June 10, 2021 By College Ave Student Loans

Are Student Loans Worth It?

Are Student Loans Worth It?

Gone are the days when you could pay for college by working part-time while in school. With increasing higher education costs, college students need to borrow more money to pay for school. According to The Institute for College Access & Success, 62% of college graduates had student loans, with an average balance of $28,950 in 2019.

You may be wondering, “Are student loans worth it?” Studies have shown that college graduates vastly out-earn their peers without degrees. The College Board reported that median earnings for bachelor’s degree holders working full-time was $24,900 more than those of high school graduates.

Whether student loans are worth it in your case is dependent on several factors, including your selected major, goals, how much debt you can afford to take on, and your earning potential. Here is what to consider when calculating your college return on investment (ROI).

When Are Student Loans Worth Using to Pay for College?

How much debt you need to take on to pay for school can play a big part in deciding if student loans are worth it or not. This is especially true if you’re trying to decide between pursuing a four-year degree or alternatives to college, such as a trade school. When thinking about how much debt you can afford — and whether it financially makes sense — student loans can be a smart option in the following situations:

1. When you’re pursuing a bachelor’s degree

A bachelor’s degree is becoming increasingly necessary. According to a study by Georgetown University’s Center on Education and the Workforce , 35% of full-time job openings require at least a bachelor’s degree. With more people obtaining four-year degrees than past generations, it will become more difficult to find a job without one.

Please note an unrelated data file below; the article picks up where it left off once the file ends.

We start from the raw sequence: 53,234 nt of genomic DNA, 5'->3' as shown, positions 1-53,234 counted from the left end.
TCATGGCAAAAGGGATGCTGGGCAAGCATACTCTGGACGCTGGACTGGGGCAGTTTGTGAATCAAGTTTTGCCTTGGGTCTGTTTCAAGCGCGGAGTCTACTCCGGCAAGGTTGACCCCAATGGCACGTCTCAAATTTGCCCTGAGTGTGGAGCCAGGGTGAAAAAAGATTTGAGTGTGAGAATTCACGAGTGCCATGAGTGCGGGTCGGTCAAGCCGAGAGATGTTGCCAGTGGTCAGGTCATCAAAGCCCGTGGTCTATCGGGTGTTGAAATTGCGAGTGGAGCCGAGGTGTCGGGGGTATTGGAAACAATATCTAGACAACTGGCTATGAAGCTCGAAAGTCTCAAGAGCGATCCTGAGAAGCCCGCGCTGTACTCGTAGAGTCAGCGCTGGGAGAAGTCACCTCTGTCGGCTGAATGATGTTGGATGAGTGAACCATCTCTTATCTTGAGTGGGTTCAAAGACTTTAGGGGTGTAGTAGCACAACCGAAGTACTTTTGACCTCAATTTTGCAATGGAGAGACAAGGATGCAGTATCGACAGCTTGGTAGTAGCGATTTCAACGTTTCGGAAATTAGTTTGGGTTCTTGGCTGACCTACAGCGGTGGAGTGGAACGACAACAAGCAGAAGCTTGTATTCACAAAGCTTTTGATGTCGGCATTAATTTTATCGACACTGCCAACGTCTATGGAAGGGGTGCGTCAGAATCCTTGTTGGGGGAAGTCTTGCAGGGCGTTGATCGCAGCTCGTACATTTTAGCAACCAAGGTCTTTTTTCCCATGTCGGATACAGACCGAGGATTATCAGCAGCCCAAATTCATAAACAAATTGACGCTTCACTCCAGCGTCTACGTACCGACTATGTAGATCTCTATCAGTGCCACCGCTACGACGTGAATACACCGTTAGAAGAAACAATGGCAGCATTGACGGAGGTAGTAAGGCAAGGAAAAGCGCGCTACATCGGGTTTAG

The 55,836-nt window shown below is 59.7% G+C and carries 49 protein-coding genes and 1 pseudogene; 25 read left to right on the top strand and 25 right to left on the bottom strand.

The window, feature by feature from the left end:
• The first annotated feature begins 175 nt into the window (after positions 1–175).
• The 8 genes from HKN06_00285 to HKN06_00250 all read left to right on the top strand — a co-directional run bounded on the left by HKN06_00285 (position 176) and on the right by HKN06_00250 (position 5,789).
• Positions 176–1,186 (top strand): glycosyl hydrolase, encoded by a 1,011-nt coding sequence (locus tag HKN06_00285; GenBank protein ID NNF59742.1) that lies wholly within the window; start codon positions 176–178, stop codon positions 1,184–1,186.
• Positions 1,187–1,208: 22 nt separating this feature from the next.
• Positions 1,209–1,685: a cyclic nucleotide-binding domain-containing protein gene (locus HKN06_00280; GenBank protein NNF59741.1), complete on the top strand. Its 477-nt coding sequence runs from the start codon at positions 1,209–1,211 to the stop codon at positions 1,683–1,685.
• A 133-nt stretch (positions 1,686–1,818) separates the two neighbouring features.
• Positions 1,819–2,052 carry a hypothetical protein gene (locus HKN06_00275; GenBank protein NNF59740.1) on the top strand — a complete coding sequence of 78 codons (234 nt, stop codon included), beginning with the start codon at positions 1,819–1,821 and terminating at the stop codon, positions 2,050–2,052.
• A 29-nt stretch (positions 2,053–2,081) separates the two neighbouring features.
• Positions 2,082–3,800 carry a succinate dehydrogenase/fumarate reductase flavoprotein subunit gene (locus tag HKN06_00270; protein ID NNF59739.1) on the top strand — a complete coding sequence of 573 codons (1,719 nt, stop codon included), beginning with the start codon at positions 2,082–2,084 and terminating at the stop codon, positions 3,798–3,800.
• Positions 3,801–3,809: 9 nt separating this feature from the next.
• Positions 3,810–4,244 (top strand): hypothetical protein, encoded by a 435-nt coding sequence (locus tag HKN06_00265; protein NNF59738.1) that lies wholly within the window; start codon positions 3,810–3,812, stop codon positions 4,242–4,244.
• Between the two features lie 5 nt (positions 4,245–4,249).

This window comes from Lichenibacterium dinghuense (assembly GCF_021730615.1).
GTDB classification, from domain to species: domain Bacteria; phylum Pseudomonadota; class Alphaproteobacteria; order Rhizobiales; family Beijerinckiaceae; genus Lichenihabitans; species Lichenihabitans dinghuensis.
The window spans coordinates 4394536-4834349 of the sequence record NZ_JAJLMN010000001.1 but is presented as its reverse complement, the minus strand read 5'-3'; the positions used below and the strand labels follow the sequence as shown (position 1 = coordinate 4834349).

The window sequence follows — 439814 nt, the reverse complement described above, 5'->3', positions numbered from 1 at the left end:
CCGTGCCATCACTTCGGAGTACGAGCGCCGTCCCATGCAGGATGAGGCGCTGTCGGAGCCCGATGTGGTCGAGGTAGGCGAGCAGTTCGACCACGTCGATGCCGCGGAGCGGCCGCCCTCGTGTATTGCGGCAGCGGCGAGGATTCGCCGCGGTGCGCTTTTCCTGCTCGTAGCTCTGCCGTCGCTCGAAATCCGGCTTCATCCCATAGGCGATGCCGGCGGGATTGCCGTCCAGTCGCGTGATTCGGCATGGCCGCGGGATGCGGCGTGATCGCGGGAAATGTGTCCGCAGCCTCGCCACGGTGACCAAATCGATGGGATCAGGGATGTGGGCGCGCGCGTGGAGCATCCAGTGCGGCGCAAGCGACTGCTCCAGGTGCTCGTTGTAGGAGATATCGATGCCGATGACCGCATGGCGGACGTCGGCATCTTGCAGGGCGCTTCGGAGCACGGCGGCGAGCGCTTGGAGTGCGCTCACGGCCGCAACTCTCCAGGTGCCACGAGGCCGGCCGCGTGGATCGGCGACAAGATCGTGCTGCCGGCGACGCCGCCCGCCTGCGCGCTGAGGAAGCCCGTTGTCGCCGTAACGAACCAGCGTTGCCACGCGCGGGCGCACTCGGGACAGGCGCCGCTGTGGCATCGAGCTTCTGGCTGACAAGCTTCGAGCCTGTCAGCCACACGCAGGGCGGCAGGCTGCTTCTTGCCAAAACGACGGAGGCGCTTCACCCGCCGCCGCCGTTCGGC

In general, people who have bachelor’s degrees earn more than high school graduates and are less likely to be unemployed. College graduates also tend to have healthier lifestyles; they are more likely to have employer-offered health insurance, and their employers are more likely to cover some of the premiums.

2. When a degree is marketable

When evaluating your ROI with college and student loans, it’s important to think about your degree’s marketability, meaning what job stability and income potential it offers.

You can use the U.S. Bureau of Labor Statistics’ occupation overview tool to look up median earnings for different occupations, how quickly the field is expected to grow, and the number of jobs available in the country.

You can also use PayScale to calculate your college ROI. With PayScale, you can find out how much people with your degree earn in your area in entry-level jobs.

Earnings and job security can vary widely by major. Considering that the average annual salary for all positions is $56,310,  the college degrees with the best ROI include the following:

  • Accounting: Median pay of $71,550
  • Business analysis: Median pay of $85,260
  • Operations research: Median pay of $84,810
  • Petroleum engineering: Median pay of $137,720
  • Pharmacy: Median pay of $128,090

Degrees with a lower ROI include marketing, English, and history. But that doesn’t mean you should avoid those majors. It just means you need to proceed with caution and try to limit your debt, so you aren’t overwhelmed by student loans after you graduate.

3. When the school’s ROI makes sense

Your school plays a big role in calculating whether your investment in your education was worth it. You may assume that attending big-name or Ivy League schools will pay off, but that’s not always the case.

Georgetown University did a study evaluating the short and long-term benefits of attending different colleges. The researchers found that community colleges and certificate programs pay off the most over 10 years. But for longer-term results, bachelor’s degrees have a higher ROI.